Leonardo Gallego


Tierra que condena, vidas silenciadas






Dimensions approx.
150 cm x 140 m x 70 cm


Arable soil from the banana zone of Ciénaga, with arid soil from the Ciénaga train station and arable soil from Bogotá

Credits: MAMBO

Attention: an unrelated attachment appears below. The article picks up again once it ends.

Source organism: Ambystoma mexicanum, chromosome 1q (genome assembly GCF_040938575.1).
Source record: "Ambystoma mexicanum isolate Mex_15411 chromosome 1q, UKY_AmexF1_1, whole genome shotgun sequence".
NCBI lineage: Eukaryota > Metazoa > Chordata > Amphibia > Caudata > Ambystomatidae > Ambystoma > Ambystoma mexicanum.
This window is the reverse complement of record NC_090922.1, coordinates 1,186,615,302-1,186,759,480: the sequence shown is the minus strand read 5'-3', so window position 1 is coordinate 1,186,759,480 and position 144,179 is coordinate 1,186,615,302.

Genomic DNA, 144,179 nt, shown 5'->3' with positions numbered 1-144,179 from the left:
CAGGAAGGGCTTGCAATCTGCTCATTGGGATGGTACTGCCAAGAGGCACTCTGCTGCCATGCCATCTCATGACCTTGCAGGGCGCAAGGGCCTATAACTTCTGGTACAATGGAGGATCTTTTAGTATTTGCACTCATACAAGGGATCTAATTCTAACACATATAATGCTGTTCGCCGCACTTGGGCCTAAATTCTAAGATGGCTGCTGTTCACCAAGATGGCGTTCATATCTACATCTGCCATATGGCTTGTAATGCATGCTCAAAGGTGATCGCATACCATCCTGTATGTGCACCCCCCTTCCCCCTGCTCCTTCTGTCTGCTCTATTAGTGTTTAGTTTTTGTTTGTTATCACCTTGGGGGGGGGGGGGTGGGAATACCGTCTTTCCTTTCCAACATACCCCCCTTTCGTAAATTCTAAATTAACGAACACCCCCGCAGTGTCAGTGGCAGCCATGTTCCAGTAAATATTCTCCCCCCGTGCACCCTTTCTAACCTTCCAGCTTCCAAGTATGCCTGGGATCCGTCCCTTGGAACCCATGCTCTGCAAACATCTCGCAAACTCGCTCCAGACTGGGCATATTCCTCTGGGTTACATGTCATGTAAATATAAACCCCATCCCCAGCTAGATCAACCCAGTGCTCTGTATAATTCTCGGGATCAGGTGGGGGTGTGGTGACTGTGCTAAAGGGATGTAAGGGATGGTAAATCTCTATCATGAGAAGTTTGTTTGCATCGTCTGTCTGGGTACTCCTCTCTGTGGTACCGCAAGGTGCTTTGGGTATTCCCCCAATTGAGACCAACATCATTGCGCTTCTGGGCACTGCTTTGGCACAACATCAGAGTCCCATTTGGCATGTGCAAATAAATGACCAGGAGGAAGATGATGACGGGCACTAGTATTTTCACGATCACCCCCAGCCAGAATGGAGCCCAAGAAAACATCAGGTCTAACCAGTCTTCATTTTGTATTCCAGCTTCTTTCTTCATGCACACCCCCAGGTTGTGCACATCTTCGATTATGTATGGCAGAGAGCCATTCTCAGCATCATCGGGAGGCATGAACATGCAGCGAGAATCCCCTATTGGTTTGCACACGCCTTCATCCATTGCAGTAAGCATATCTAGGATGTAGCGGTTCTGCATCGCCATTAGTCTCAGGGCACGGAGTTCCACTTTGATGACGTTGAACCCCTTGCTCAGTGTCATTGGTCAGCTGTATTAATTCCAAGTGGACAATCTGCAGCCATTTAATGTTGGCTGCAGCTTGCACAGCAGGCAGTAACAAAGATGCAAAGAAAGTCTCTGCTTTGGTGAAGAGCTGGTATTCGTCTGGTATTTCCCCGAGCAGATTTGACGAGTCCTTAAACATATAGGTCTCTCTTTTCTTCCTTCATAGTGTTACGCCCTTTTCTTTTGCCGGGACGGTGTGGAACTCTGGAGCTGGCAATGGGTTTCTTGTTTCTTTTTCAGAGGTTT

Colombian artist and architect, Leonardo Gallego, took the well-known massacre of the banana workers in 1928 as the starting point for this work, reflecting on the trauma of the repeated episodes of violence that were suffered by the citizens of his country.  In this large format installation, Gallego sculpts three enormous branches from a banana tree filled with bunches of bananas, and he places them on pallets covered with newspaper and dust.  The banana bunches are made with soil from three places that have witnessed the violence that was linked to the political, social, and economic abuses that resulted from the internationalization of the banana industry starting in the 20th century.  The places include the banana cultivating area of Ciénaga, the train station that was the location of the massacre, and the capital city of Bogotá, where the powerful architects of this dramatic episode lived.  Even though Gallego retains the original curvature of the fruit, he models each of the bananas in the form of a human figure, as if they were charred bodies, victims of the violence.